5 things to do today: Listen to Teng Ensemble's new song with Shabir, party with Mark Richmond and more
1 LISTEN: Teng Ensemble’s Triptych series with Shabir
Arts group The Teng Ensemble has launched its three-part Triptych music video series, which aims to highlight the role of migrants in Singapore, as well as underscore the common threads between Singaporeans and migrant workers.
Collaborating with award-winning singer and composer Shabir, its newest song is Childhood, which has lyrics based on famed Tamil poet Bharathiyar’s work Manathil Uruthi Vendum (The Mind Should Be Resolute).
Previously released tracks include Xin Zao Beh, celebrating the cultural heritage passed down from Singaporean’s migrant ancestors, as well Thedichoru (In Search Of The Next Meal) – also based on a Bharathiyar poem – with a message of strength, resilience and faith.
Info: Watch the playlist of music videos for the three original compositions at bit.ly/teng-triptych.
2 PARTY: Nineteen80 Request Live with Mark Richmond
Remember the good old days when you would stay glued to the radio hoping the deejay would spin your song requests and read out your dedications?
Retro club Nineteen80 has guest DJ and former radio jock Mark Richmond on the decks tonight to do just that, as he spins hits from the 1980s to the 2000s via streaming platform Twitch.
Instead of calling in on a hotline, you can request a song ahead of time via str.sg/JPJk or on the Twitch stream chat, as you watch Richmond play live onscreen.
Info: 10pm to midnight, go to www.twitch.tv/nineteen80bar
3 READ: 200: Points In Singapore’s Natural History
A newly released e-book that accompanies Lee Kong Chian Natural History Museum’s 200: a natural history exhibition, is available free for download.
The book features the 200 stories contained in the exhibition that opened a year ago – including significant events and records of animals, plants, people and places in Singapore’s natural history.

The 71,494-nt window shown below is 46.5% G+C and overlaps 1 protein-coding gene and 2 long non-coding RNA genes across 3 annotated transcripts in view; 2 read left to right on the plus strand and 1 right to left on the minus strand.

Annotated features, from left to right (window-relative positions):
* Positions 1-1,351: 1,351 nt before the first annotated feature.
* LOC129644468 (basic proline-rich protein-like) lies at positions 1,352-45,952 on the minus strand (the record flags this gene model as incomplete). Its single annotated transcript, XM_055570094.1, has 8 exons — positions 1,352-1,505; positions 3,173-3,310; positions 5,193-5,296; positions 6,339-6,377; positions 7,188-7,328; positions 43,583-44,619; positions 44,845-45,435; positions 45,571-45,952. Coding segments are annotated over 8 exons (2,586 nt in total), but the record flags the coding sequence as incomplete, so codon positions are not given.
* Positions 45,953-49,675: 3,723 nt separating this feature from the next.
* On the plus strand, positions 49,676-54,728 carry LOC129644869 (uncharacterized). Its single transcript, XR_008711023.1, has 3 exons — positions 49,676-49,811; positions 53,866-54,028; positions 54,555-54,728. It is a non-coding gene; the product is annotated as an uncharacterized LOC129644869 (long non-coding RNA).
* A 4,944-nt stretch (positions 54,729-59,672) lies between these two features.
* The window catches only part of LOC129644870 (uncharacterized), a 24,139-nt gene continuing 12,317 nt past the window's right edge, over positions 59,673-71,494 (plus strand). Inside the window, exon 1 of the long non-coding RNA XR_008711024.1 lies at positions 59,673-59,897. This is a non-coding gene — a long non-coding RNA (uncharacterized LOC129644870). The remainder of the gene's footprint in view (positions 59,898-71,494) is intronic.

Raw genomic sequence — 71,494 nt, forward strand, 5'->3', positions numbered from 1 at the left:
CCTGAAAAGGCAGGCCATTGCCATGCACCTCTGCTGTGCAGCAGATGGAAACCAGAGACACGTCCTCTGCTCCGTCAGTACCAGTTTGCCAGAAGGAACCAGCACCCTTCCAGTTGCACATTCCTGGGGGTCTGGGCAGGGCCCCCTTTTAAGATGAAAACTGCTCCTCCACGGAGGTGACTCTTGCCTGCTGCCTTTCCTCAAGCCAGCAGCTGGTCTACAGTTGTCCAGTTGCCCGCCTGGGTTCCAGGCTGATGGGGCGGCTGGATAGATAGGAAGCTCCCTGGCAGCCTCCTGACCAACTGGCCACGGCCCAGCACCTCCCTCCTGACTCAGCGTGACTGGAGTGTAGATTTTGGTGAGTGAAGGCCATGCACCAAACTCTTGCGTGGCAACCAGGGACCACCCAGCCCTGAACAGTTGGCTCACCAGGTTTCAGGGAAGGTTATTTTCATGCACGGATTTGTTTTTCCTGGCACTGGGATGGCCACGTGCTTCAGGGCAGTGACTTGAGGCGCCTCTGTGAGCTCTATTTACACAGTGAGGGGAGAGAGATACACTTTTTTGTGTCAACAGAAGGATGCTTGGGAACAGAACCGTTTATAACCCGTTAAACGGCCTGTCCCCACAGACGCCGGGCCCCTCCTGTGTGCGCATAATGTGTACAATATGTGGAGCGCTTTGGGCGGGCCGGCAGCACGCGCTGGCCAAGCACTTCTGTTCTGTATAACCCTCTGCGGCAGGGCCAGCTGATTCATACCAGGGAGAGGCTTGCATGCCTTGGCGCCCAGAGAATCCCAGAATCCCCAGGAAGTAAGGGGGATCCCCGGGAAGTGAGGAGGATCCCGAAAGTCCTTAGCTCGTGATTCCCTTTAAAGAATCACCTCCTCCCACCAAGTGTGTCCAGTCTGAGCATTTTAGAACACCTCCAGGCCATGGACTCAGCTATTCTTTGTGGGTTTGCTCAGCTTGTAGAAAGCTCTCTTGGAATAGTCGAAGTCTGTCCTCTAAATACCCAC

These include the Republic’s status as a trade hub for cash crops in the mid-to late-19th century, like the strategically important gutta percha tree, which produced a latex that was used for the insulation of submarine telegraph cables.
We would also like to hear from you, our readers, on how you are coping and keeping busy while at home. Please send us videos, pictures, stories, poems or other contributions at [email protected] or on ST’s Facebook and Instagram accounts. We will curate and showcase some of these, including at str.sg/stayhomeST
The museum is closed, but the exhibition will be extended until Dec 31 when the museum reopens.
4 LOOK BACK: Swearing in of first Cabinet in 1959
On June 5, 1959, the first Cabinet after Singapore gained self-governing status was sworn in at City Hall, after the People’s Action Party won 43 of the 51 seats in the general election earlier that year.
The nine-member Cabinet comprised Prime Minister Lee Kuan Yew, Deputy Prime Minister Toh Chin Chye, Minister for National Development Ong Eng Guan, Minister for Finance Goh Keng Swee, Minister for Home Affairs Ong Pang Boon, Minister for Labour and Law K. M. Byrne, Minister for Health Ahmad Ibrahim, Minister for Education Yong Nyuk Lin and Minister for Culture S. Rajaratnam.
5 WATCH: Coriolanus
British actor Tom Hiddleston returns to his theatre roots in this week’s edition of National Theatre at Home, which is screening Donmar Warehouse’s 2014 production of the Shakespeare tragedy Coriolanus.
Hiddleston takes on the title role of the Roman hero, who returns to a city facing famine and enemies.
Alfred Enoch (How To Get Away With Murder) and Mark Gatiss (Sherlock) also star in this three-hour-long play of political manipulation and revenge, directed by Josie Rourke (Mary Queen Of Scots).
With input from from the SPH Information Resource Centre.
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